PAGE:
Accidental Memory in Case of Death
(Temporary Residence; 2004)
By Scott Reid | 4 May 2004
Matthew Cooper, the man behind all that is Eluvium, took me off-guard with last year’s spectacular Lambent Material — a stunning mixture of subtle ambience, static noise and sparse piano pieces that seamlessly melded together into one of the most consistently beautiful albums I’ve heard in the past couple of years. Though certainly not everyone’s cup of tea, Lambent, especially on key tracks like "Under The Water It Glowed," "Unfinished" and the epic "Zerthis Was a Shivering Human Image," remains a strangely accessible piece of stark ambience; and though I don’t think I need to recite the entirety of my previous review of the record, needless to say it faired partically well on my year-end list (#6 of the year) and is, even still, an album I still listen to on a regular basis.
So, then, the news of another record not even a year after Lambent’s release was very welcome, indeed. Though as more information about the project’s concept started to surface, An Accidental Memory In the Case of Death started to sound slightly like a novelty piece even before a single note of it was heard. The idea: Cooper takes some "neo-classical solo piano pieces" that he had composed previously (I think a minor misconception that has been going around is that the album was completely improvise, which isn’t actually true) and records them completely within one take without overdubs or post-production (on a single microphone, no less!). All within two hours. To be honest, the mere description of it sounds like it might either be a significant turn for a relatively new artist or just mere gimmickry for the sake of passing off a couple of phoned in sessions as a quick follow-up to one of 2003’s best records.
Well, as it turns out, Accidental Memory is neither; though the description above will probably lend a few clues as to how this EP sounds (hm, solo piano pieces from a guy that usually creates incredibly repetitious music…all in one take, too? No editing either, huh? Well that’s…wait, the entire thing, you say? All of it? Oh, ok), it does manage to erase any doubts that it is a complete toss-off. Though the skip-like ticks that swamped Lambent are thankfully absent (perhaps the only thing about his debut that I wish he’d done differently), so are any other garnishes, subtle or otherwise. True to early descriptions, Accidental Memory — at only an EP’s length, I should add — collects seven tracks of repetitious piano themes that rarely recall Lambent, but after a couple of tracks, it’s hard not to wish he’d done something — anything — with an arrangement to flesh out the ideas enough to keep it all from melding into undeniably pretty but ultimately middling record.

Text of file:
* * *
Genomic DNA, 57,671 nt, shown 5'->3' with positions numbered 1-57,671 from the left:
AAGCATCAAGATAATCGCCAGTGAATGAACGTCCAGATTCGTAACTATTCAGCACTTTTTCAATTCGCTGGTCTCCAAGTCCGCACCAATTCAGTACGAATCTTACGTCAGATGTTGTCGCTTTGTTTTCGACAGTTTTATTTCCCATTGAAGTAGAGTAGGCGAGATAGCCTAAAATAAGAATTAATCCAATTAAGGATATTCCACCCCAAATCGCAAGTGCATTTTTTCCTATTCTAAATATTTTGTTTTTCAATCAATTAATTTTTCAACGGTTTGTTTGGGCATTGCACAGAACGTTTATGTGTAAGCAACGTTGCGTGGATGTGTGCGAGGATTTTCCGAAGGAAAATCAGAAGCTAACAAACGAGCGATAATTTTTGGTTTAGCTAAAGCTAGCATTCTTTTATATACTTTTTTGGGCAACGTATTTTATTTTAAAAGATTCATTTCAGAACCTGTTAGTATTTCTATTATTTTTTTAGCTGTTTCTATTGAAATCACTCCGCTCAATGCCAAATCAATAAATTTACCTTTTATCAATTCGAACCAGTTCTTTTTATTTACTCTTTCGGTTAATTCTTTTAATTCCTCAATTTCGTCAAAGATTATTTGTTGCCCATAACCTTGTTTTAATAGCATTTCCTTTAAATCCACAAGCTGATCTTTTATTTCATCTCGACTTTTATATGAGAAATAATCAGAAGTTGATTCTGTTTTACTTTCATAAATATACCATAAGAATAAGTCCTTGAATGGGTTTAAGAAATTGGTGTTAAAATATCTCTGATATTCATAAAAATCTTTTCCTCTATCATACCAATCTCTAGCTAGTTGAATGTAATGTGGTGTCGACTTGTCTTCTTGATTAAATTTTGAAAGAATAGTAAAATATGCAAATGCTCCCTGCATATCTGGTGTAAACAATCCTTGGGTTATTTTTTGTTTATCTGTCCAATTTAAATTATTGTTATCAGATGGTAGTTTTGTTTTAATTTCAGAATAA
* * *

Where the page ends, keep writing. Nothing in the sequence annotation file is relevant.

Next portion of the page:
Not to get too far ahead of myself, though. Accidental Memory opens with the brief "An Accidental Memory," though its overture quality continues all the way to the last note of the last track, a longer, epic version of the same basic theme developed over four and a half minutes. In-between the two, Cooper doesn’t give us many surprises, but there are quite a few impressive melodies. "Genius and the Thieves" is perhaps the mini-album’s best single track, skillfully incorporating simple repetition of a basic, memorable theme without the kind of wandering that surfaces later with "Perfect Neglect" and "The Well Meaning Professor," both of which bleed over into excess (unfortunate since they take up almost half of Memory‘s running time), even if the latter starts with one of the best melodies he’s written to date. Meanwhile, "Nepenthe" and "In A Sense" return to the promise of the opening tracks, especially "Nepenthe," which rivals "Genius and the Thieves" as the record’s most memorable cut.
Accidental Memory works, but just barely so. The pieces are uniformly gorgeous and relaxing but never really develop, and since the piano is the sole instrument on the entire record, the abundance of repetition can become especially monotonous and trying, even with a handful of impressive melodies thrown in along the way. Even some light atmosphere could have given these songs the kind of life they need to be more than just a pleasent listen, but what we’re left with are the skeletal basics of songs that sound like they were written to be much more. Moreover, a little too much of the record has a saccharin, slighly melodramatic quality at times ("Professor," especially) and really, that’s kind of a letdown since he’s proved himself capable of so much more.